Your first car - freedom that comes with a cost

Buying your first car. It’s a big deal!

Maybe you have saved hard for it, maybe you parents have helped, either way, it’s a special day bringing with it freedom and independence.  You have been checking them out on Trade Me, the car auction sites and have trolled around the car fair. You have a reasonable idea what you want and what you can perhaps afford.

Let’s go.

You probably won't be the first owner

Very, very few of us have the ability to go and buy a new car, so automatically we are dealing with something that has already been owned and run in New Zealand or in Japan. Pollution and safety rules in Japan mean they hold cars for not much longer than 6 years and the cars are generally scraped or exported to countries like NZ.  These are generally fine cars, and can represent great value for buyers.

Get it checked out

  • Unless you have a good mechanical knowledge, it is important to get some help when you are deciding to get what for many is the biggest asset they have bought. Vehicle inspections can be carried out by the likes of VTNZ VTNZ and by the AA (who can often inspect the car where it is being sold), or perhaps by a mechanic you or your family might know. Spending maybe $120-$140 for a full inspection might be the best money you spend on your car.
  • Also, check that here is no money still owing on the car by the last owner. If there is, it could be repossessed and leave you with nothing.  A Vehicle Information Report (VIR) from can tell you if the seller is the actual owner, if the car has been stolen, if the speedo has been cheated and wound back to give a lower mileage, or if the car was wrecked or damaged before being imported to NZ. It could be a smart investment.

Buying smart will always save you money

While maybe not the coolest car around, a reliable and sensible car can save you heaps in a number of ways. It could save you a lot of money in repairs and potentially costs less to insure than something that growls and sounds far more exciting. Check out car reviews on websites like,,, or search Google for most reliable cars, safest cars, cheapest cars to run or the like.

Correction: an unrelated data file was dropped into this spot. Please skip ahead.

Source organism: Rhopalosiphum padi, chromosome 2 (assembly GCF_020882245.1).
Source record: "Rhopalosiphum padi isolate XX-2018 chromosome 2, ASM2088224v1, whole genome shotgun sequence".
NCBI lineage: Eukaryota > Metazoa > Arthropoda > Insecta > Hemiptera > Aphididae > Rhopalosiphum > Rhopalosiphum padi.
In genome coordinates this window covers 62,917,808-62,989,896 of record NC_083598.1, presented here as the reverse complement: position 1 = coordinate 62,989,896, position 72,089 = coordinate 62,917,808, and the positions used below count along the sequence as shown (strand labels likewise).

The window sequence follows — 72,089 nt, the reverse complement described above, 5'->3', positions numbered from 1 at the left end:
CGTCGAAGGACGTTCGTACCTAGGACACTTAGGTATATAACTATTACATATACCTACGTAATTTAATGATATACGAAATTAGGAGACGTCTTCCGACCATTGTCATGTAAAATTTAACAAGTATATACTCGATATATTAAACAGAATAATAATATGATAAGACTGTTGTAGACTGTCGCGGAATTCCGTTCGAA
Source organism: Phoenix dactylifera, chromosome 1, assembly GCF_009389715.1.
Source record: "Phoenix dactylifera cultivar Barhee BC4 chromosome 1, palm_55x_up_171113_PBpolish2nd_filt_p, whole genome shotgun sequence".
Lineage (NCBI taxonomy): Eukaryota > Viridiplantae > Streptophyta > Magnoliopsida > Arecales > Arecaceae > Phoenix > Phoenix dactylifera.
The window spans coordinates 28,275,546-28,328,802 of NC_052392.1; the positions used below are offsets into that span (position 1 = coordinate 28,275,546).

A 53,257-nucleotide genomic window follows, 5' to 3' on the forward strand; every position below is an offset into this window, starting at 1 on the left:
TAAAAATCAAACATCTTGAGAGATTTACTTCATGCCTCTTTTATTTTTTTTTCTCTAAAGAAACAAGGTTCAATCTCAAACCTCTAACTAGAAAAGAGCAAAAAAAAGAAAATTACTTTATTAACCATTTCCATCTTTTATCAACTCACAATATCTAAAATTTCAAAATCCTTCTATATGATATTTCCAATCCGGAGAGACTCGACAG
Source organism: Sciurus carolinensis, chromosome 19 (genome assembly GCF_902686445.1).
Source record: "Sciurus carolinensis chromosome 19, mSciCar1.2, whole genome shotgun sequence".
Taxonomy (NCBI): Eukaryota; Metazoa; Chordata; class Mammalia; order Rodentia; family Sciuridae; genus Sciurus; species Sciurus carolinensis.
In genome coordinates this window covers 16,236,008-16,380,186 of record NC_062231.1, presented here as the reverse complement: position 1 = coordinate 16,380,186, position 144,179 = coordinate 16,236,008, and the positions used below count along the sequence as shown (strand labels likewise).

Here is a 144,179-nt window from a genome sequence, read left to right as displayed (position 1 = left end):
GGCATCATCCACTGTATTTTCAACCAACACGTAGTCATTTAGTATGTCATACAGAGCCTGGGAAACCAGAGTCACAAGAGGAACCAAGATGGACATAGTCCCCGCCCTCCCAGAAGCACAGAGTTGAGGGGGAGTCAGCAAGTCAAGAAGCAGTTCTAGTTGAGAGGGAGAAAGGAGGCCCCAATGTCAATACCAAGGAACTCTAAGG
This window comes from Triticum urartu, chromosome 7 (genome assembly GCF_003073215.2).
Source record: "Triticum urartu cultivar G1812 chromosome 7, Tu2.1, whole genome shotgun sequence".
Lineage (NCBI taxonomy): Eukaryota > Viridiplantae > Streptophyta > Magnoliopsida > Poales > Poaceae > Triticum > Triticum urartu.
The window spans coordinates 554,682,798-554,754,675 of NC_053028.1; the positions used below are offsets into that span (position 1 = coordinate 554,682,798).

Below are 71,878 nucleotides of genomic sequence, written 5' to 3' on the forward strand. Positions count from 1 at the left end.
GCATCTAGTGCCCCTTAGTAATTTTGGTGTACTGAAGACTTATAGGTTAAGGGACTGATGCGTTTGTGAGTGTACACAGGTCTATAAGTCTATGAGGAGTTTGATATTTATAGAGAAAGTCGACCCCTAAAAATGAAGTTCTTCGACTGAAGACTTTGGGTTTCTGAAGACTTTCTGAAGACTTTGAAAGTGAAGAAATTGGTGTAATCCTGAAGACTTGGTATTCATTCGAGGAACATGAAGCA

Insurance is vital

  • You may not care about your car, but you better care about anything you have the misfortune to have a close encounter with. A minor panel dent in a BMW might cost you thousands if you have caused the accident, so insurance is a must. 
  • There are all sorts of insurances available and the very minimum you should have is what is called “Fire, theft or third party insurance”. This covers you if your car is stolen, catches fire or most importantly, if you have an accident with another car (the third party). It’s cheap so go online and get some.  

The costs of owning a car are real

  • The costs include petrol, oil, tyres and brakes, servicing, parking, licensing, getting Warrants of Fitness (WOFs) and of course your petrol and insurance costs.  
  • Driving a car two or three times a week around town, maybe 5,000km all up over a year, will cost over $1,000 in fuel alone. Add in insurance, registration and running costs and you will at least double that sum. Soon you realise that buying the car was just the start of a reasonably costly process.
  • Be prepared to keep meeting these costs to stay on the road, because the cost of not doing so (tickets for no warrant, accident repair costs etc – is far more).


Finally, drive safely and responsibly and always remember you share the road with your family, friends, their families, their friends…… you drive and handle your car can, and does, have a real and sometimes devastating impact far beyond what we can think of now. 

Find out more about looking after yourself